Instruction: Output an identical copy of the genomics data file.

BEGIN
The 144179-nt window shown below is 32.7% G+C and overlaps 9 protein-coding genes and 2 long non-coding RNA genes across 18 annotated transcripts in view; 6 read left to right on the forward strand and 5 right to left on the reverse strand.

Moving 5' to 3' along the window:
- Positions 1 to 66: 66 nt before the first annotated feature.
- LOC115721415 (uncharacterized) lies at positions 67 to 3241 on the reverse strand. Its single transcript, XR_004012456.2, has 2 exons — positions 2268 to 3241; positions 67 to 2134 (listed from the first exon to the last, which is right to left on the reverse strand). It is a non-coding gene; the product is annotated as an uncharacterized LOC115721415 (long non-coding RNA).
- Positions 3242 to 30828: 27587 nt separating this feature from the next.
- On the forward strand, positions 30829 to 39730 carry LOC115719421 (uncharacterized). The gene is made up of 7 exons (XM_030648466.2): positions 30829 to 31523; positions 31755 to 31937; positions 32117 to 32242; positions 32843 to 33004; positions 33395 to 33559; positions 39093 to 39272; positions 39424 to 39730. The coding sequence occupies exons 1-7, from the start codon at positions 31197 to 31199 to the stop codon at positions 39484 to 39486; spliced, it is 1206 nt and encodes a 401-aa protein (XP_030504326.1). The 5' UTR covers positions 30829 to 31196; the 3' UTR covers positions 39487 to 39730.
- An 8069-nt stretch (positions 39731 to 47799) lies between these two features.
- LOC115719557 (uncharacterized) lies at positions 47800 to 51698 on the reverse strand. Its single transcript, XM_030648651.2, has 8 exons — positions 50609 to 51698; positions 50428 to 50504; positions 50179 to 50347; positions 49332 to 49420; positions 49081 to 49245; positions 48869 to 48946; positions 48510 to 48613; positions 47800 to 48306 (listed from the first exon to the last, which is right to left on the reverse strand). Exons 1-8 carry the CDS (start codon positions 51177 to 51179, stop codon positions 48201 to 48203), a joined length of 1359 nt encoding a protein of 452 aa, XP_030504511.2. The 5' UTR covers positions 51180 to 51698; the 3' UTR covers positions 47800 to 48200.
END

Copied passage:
The 144179-nt window shown below is 32.7% G+C and overlaps 9 protein-coding genes and 2 long non-coding RNA genes across 18 annotated transcripts in view; 6 read left to right on the forward strand and 5 right to left on the reverse strand.

Moving 5' to 3' along the window:
- Positions 1 to 66: 66 nt before the first annotated feature.
- LOC115721415 (uncharacterized) lies at positions 67 to 3241 on the reverse strand. Its single transcript, XR_004012456.2, has 2 exons — positions 2268 to 3241; positions 67 to 2134 (listed from the first exon to the last, which is right to left on the reverse strand). It is a non-coding gene; the product is annotated as an uncharacterized LOC115721415 (long non-coding RNA).
- Positions 3242 to 30828: 27587 nt separating this feature from the next.
- On the forward strand, positions 30829 to 39730 carry LOC115719421 (uncharacterized). The gene is made up of 7 exons (XM_030648466.2): positions 30829 to 31523; positions 31755 to 31937; positions 32117 to 32242; positions 32843 to 33004; positions 33395 to 33559; positions 39093 to 39272; positions 39424 to 39730. The coding sequence occupies exons 1-7, from the start codon at positions 31197 to 31199 to the stop codon at positions 39484 to 39486; spliced, it is 1206 nt and encodes a 401-aa protein (XP_030504326.1). The 5' UTR covers positions 30829 to 31196; the 3' UTR covers positions 39487 to 39730.
- An 8069-nt stretch (positions 39731 to 47799) lies between these two features.
- LOC115719557 (uncharacterized) lies at positions 47800 to 51698 on the reverse strand. Its single transcript, XM_030648651.2, has 8 exons — positions 50609 to 51698; positions 50428 to 50504; positions 50179 to 50347; positions 49332 to 49420; positions 49081 to 49245; positions 48869 to 48946; positions 48510 to 48613; positions 47800 to 48306 (listed from the first exon to the last, which is right to left on the reverse strand). Exons 1-8 carry the CDS (start codon positions 51177 to 51179, stop codon positions 48201 to 48203), a joined length of 1359 nt encoding a protein of 452 aa, XP_030504511.2. The 5' UTR covers positions 51180 to 51698; the 3' UTR covers positions 47800 to 48200.